Minnesota State University Mankato
Volunteer Opportunity Volunteering is a helpful way to give something back to either your local community, or humanity as a whole. With a little help, you can make the world a little bit better in a big way. Volunteering opportunities range in goals and tasks. My experience with volunteering in the past is very full of days at the thrift shop and helping people at public events when they needed it most. But today I am not going to talk about those experiences, I am going to talk about my experience training dogs to be Seeing Eye dogs for the blind. More specifically, we will look at how I started the opportunity, what I did in volunteering, and the caring, courage, and teamwork it took to do it.
Starting the Process Most times you volunteer, you enter a large and daunting building that may scare you sometimes just to go in. Not with this volunteering story. The company I was working under was called Can-Do Canines. I put in several days’ worth of volunteer hours in a house near Lonsdale, MN. My job was to socialize and do basic training for a litter of puppies that would one day become Seeing Eye dogs. Once they turned 8 weeks old, these pups would be brought to the main facility for Can-Do Canines and trained how to accommodate the blind by some of the finest professional dog trainers. My supervisor was a woman I had known for many years, we will call her Barb for confidentiality. Barb was in charge of managing the schedules and activities to be performed with the litter of puppies, as well as overseeing the way the puppies were being handled and treated with others. I was one of two volunteers, the other being my younger brother, she hired on for the pups because of the bond we had made over the years. We had a very short orientation on how to behave around the puppies, as well as how to handle certain situations with the pups such as fighting with the others aggressively, accidents on the floor, or aggressive behavior towards a person.
My Role When I was first called about this opportunity, I was told that I would be looking after an average litter of puppies so about 3 to 5. But when we saw the mother, we automatically knew we were in way over our heads. She ended up having 12 puppies, all of which lived. After my brother and I both got hired on as, what some people might consider, puppy socializers, we were given quite large tasks. Since there were only 2 of us, we were solely in charge of taking the pups out in public to try and make them friendly to a large variety of things like loud noises in cities, other dogs, children, the list goes on and on. Also my brother and I carried out some of the scheduled things that had to be done with the dogs like bathing, feeding and taking the dogs out to the bathroom. You could almost say for several weeks my brother and I owned these puppies.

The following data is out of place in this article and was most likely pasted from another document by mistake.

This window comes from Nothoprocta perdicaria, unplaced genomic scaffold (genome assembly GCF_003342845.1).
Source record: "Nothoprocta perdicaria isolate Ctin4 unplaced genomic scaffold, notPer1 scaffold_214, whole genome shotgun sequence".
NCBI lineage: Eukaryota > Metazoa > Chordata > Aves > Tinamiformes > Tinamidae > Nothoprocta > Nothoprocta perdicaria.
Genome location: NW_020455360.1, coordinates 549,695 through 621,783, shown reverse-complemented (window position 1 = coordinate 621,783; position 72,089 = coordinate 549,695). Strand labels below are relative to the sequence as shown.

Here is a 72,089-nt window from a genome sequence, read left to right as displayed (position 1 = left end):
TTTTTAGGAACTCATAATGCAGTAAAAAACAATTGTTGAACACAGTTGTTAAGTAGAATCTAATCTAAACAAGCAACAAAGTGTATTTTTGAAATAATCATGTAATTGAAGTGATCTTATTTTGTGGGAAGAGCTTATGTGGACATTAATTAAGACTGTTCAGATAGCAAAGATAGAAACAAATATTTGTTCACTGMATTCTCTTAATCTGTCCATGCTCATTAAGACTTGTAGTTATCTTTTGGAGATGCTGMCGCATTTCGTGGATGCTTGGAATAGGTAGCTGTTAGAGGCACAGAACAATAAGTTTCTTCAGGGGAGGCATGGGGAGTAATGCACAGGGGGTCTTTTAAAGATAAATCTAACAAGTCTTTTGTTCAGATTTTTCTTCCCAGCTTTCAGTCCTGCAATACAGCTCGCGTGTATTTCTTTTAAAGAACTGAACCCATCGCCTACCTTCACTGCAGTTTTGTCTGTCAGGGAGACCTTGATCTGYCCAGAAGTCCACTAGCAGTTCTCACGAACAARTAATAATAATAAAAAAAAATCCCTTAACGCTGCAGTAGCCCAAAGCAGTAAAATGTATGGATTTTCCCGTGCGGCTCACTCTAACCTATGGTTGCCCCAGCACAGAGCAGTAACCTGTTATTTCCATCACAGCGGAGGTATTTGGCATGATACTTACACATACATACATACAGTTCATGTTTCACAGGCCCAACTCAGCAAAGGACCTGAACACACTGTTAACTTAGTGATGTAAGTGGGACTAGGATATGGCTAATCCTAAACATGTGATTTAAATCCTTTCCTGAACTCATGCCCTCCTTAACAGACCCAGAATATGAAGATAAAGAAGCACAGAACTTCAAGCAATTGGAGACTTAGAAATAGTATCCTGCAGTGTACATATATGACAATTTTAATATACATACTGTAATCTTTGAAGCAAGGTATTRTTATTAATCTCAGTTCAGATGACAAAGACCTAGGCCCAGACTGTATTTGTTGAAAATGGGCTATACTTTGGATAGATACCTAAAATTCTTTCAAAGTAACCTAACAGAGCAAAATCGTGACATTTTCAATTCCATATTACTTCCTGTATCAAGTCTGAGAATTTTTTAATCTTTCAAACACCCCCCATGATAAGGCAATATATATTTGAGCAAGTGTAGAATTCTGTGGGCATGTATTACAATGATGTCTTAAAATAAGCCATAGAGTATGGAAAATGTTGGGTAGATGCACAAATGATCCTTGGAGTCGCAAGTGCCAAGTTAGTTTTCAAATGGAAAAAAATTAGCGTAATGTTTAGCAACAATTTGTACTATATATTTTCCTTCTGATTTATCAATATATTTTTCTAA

Throughout my time with Can-Do Canines, I had a lot of both good and bad experiences. One of the most fun things we ever got to do was play with the puppies. You would walk into the room and there was a wave of puppies that came at you from all angles. They would chew your shoes, the laces, pant legs, shirts, if it was cloth in their reach then they would play with it. There was also a wonderful side to that too, because once they all played for a while they would randomly start falling asleep all over the place in the weirdest of locations. We had one of the puppies tip over a boot and stick his head into it to go to sleep. But along with the good there was the bad. I have a pet peeve of wet sock, but nothing spells out a bad day like having a puppy pee right on your sock. Most of the bad days from that volunteer experience all had something to do with accidents in bad places, especially in shoes. But even with the bad days, my volunteering opportunity there is priceless and unforgettable.
The Fine Details You may think that